California bill would allow college athletes to earn money, take sponsorships

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Two California state senators have introduced a bill that seeks to level the playing field for college athletes by allowing them to sign sponsorship deals and receive other compensation, much like Olympic athletes are now allowed to do.

On Monday, Sen. Nancy Skinner (D-Berkeley) sat down with KTVU to explain her proposal, The Fair Pay to Play Act,” the first bill of its kind in the state. A similar bill is also being proposed by Rep. Drew Stokesbary, a Republican, in Washington state. 

The National Collegiate Athletic Association did not immediately respond to a request for comment. But both proposal in both California and Washington surely set up a battle with the NCAA, which has rules against college athletes receiving payments for endorsements or hiring agents.

But would the NCAA drop the schools from the PAC 10 if the athletes start taking money from Nike and the local hardware store?

“This bill is structured to affect all colleges in California, Stanford, UCLA and USC,” Skinner responded. “Is the NCAA really doing to drop every single college in California? No. They would lose billions."

Skinner said she co-authored this bill with state Sen. Steven Bradford ( D-Gardena) to lift collegiate athletes out of poverty.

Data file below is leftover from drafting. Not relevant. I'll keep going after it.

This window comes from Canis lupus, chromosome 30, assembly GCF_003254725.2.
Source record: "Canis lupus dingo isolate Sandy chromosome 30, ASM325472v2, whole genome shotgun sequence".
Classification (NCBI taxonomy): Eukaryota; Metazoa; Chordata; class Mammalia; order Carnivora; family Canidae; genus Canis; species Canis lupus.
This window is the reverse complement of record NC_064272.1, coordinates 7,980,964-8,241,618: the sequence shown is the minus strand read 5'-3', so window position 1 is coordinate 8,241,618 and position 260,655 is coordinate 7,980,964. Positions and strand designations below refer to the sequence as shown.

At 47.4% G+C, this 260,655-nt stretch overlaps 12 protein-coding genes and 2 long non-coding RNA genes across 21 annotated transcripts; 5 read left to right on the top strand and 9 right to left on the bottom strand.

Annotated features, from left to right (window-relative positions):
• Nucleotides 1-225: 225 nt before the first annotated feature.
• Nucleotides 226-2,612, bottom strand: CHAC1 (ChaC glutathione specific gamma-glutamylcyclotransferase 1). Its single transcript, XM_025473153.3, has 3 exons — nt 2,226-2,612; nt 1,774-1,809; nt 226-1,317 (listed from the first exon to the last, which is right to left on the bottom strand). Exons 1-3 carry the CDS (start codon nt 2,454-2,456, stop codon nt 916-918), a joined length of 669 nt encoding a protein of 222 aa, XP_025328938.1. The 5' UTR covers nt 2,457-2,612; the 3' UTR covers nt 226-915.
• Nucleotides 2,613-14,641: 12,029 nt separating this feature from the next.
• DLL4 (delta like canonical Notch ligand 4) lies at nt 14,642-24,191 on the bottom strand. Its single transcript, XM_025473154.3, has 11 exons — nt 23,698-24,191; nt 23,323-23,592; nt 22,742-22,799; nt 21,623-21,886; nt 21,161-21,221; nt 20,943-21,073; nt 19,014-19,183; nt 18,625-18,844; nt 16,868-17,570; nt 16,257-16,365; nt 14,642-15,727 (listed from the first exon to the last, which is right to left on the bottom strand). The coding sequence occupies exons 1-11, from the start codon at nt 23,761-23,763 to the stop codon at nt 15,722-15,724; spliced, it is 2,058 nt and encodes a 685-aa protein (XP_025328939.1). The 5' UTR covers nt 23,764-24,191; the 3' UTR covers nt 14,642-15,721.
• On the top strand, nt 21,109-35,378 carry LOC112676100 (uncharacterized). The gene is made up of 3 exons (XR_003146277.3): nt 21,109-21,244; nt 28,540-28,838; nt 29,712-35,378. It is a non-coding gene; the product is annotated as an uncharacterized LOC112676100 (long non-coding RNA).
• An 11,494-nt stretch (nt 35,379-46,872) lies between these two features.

“For too long, college athletes have been exploited by a deeply unfair system. Universities and the NCAA make huge amounts of money from TV deals and corporate sponsorships of their teams,” Skinner said. “Athletic talent has value, and college athletes deserve to share in that value. The Fair Pay to Play Act allows athletes to finally be compensated for their hard work — work that generates billions of dollars for their schools, corporate sponsors and media networks.” 

Bradford, who used to be an athlete and coach, said this is "more than a sports issue. This is a civil rights issue about basic fairness."

In a statement, Brandford said that "for decades, young athletes have been generating billions of dollars for their colleges, universities, and corporate sponsors, but many are not only enduring the daily challenges as collegiate athletes, they are also struggling just to get by financially. It is time to right this historic wrong.” 

According to a 2012 study by the National College Players Association and the Drexel University Sports Management Program, the vast majority of full scholarship college athletes live at or below the poverty level in the United States. 

Under the bill, collegiate athletes at California’s 24 public and private colleges and universities that participate in Division 1 sports would be eligible to be paid directly from a private or commercial source for their name, image, and likeness. SB 206 would also make it unlawful for any organization to restrict these rights to collegiate athletes, and it would be unlawful to revoke a scholarship because of payment for name, likeness, or image. 

In addition, Skinner and Brandford want to add provisions to the legislation that would ban any organization from enforcing compensation thresholds including scholarships, monetary, and combination of the two, while allowing athletes to obtain legal representation including agents.

Finally, the bill would allow universities to opt-out of the act, although doing so would render those institutions less competitive in athlete recruitment.

KTVU's Lisa Fernandez contributed to this report.